Express Scripts--which has made its feelings well known when it comes to the high cost of Gilead's next-gen hepatitis C drugs--says it may quickly change its preferred drug formulary to favor a anticipated challenger from the Illinois company, Reuters reports, provided it's clinically equivalent--and less expensive, of course.
Anyone following the hepatitis C drug market knows that Express Scripts CMO Steve Miller has a strong point of view.
It started in 2011 with just a handful of drugs. CVS Caremark chucked 34 meds off its formulary, partly in a snit over copay coupons, partly just to see what would happen. Now, CVS' excluded list comprises almost 100 drugs and related products.
In 2011, CVS Caremark chucked 34 meds off its formulary, partly in a snit over copay coupons, partly just to see what would happen. It was a pilot program, the pharmacy benefits manager said. Now, CVS' excluded list comprises almost 100 drugs and related products.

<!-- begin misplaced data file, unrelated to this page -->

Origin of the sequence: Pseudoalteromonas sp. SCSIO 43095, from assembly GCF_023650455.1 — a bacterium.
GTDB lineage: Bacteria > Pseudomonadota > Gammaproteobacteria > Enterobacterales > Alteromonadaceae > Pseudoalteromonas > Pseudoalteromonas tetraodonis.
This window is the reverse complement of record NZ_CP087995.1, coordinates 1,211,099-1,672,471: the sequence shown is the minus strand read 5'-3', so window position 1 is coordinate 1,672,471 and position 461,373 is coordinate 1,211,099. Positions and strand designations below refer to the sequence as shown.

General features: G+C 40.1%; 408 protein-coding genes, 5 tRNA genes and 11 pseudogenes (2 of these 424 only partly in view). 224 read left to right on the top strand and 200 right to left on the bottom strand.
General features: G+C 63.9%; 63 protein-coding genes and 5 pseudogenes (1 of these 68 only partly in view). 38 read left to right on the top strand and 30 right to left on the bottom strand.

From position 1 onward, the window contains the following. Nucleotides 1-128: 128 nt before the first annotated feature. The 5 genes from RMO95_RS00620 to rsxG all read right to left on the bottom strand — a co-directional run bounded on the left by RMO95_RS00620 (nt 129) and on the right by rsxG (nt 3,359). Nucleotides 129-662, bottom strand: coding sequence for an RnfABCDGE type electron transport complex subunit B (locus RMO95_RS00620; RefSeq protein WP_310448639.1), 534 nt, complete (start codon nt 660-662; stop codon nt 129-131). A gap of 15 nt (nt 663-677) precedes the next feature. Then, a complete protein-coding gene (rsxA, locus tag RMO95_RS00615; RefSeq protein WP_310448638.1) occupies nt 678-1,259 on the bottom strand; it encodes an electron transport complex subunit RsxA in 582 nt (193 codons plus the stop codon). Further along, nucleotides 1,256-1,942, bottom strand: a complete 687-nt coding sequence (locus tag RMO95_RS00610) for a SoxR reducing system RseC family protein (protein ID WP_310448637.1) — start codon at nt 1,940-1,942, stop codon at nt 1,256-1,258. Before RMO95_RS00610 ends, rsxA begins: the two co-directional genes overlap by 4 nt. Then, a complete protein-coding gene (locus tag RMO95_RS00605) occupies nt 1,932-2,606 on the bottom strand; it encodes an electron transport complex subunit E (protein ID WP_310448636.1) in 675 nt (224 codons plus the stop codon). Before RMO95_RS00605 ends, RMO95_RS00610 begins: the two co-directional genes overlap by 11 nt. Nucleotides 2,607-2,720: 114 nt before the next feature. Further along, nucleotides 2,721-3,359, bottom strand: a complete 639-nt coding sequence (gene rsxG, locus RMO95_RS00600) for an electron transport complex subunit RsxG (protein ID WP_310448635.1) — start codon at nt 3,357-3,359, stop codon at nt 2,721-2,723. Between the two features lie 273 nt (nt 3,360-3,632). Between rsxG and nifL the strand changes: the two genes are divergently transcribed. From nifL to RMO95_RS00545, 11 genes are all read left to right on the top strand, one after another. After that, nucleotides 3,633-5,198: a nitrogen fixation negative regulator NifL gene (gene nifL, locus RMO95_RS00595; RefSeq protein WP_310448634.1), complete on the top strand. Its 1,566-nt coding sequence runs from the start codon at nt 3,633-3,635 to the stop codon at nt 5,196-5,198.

GlaxoSmithKline giant Advair may be reeling, but it hasn't kicked the bucket yet. And now, it's getting a payer boost that will breathe a little life into falling sales. With dismal second-quarter results depressing investors, the news couldn't have come at a better time.
Express Scripts has struck again. The pharmacy benefits manager is barring another 25 drugs, including some aging heavyweights like Amgen's anemia drugs Aranesp and Epogen, and newer meds such as the controversial painkiller Zohydro, made by Zogenix.
When do rising drug prices not equal rising sales? When payers step in to control costs--and that's exactly what they've been doing.
The FDA is getting an earful from another group intent on saving money on biotech drugs. A coalition of pharmacies, health insurers, unions and pension plans asked the agency to allow biosimilar drugs to carry the same generic names as the drugs they copy. Easy to substitute the biosim for the brand, easier to cut biotech drug spending.
In case anyone missed the latest forecast, drug prices were up last year and are going to continue to grow, perhaps at double-digit rates in some cases. The outlook comes from the second pharmacy benefits management report to be released in three days, this one from CVS Caremark following Express Scripts' missive on Tuesday.
Express Scripts released more stunning numbers on what could happen with spending on drugs to treat hepatitis C as it builds a case against the price Gilead Sciences has put on a drug that can cure the disease.